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Indigenous and employment start-ups stand out in latest social enterprise accelerator intake

Monday, 9 December 2013 | By Rose Powell

Fifteen start-ups have been announced as successful applicants for the Crunch Accelerator program, a six-month intensive incubator program that turns social ideas into enterprises within 12 months.

 

The program, run by Social Traders, a not-for-profit consulting group specialising in creating commercial viability for social start-ups, received over 80 applications.

 

The start-ups represent a range of industries including education and employment training, fashion and theatre, waste and recycling, programs to empower African migrant taxi drivers, day care and food security.

Lisa Boothby, head of enterprise investment readiness, told StartupSmart they were thrilled by the diversity of the program, and especially excited to welcome two start-ups focusing on indigenous issues.

 

“Social enterprise is gaining momentum and it’s finding its feet in lots of different places,” Boothby says. “Increasingly people are looking to the long term social solutions these kinds of companies can supply. The sector is definitely getting bigger, with a lot of new start-ups but also a lot of larger non-profits who are looking to social enterprise to create an untied revenue stream or create social outcomes they otherwise couldn’t create.”

 

Based on the applications, Boothby believes employment training and generating companies will be a key growth segment for the social enterprise sector in the coming years.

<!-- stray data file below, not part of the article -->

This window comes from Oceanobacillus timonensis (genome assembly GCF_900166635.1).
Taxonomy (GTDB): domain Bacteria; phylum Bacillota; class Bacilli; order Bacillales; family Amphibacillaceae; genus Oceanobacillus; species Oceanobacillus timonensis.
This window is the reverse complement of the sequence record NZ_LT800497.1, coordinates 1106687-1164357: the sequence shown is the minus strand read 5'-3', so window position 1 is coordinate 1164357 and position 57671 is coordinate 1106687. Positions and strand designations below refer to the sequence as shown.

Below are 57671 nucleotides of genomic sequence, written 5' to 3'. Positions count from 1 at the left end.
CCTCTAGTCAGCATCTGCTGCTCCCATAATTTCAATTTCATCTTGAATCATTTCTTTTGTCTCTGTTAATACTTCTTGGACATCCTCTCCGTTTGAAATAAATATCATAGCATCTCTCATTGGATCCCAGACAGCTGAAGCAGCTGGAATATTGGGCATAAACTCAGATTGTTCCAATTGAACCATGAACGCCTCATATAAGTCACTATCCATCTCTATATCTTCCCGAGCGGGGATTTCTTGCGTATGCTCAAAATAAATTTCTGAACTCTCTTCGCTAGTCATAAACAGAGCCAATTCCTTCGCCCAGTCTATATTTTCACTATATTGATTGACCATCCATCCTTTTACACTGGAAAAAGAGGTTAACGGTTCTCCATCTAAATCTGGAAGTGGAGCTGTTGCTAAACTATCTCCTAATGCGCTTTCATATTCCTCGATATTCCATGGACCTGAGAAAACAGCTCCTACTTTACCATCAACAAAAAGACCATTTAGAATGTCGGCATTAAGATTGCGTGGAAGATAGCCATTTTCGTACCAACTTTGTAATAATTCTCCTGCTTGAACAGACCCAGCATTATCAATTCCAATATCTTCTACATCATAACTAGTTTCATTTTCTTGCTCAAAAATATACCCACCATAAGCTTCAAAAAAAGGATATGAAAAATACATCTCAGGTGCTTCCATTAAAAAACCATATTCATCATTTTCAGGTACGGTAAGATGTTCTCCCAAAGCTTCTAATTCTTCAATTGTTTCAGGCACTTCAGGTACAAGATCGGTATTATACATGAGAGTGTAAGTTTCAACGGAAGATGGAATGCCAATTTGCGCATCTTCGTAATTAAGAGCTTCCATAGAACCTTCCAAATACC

The 15 start-ups are readying themselves for the program, which Boothby says requires considerable flexibility and resilience. While most of the entrepreneurs are across the complexities of the social issue they’re tackling, Boothby says learning the business fundamentals can be a “180 degree spin” for program participants.

 

“Rather than going for grants and spending it, they have to learn how to access the market and get people to pay for their product ahead of all the other options,” Boothby says.

 

“From the other rounds, we know the successful social entrepreneurs are people who have flexibility in the way they think, so they can respond to the market properly. It can be quite tough when the market doesn’t like what you’re offering, no matter how great your cause is. You need to get back on your feet and change what you’re doing.

 

This is the fourth session of the Crunch program. Out of the earlier 23 participants, 11 are now trading and have raised over $2 million worth of investment.

 

When applications for this round opened in July, managing director David Brookes told StartupSmart they were looking for good ideas with market potential to ensure the start-up would be able to eventually source the majority of its revenue from the market.

 

“We need to be confident the idea has potential to be commercially viable without ongoing reliance on government and philanthropic grants,” Brookes said.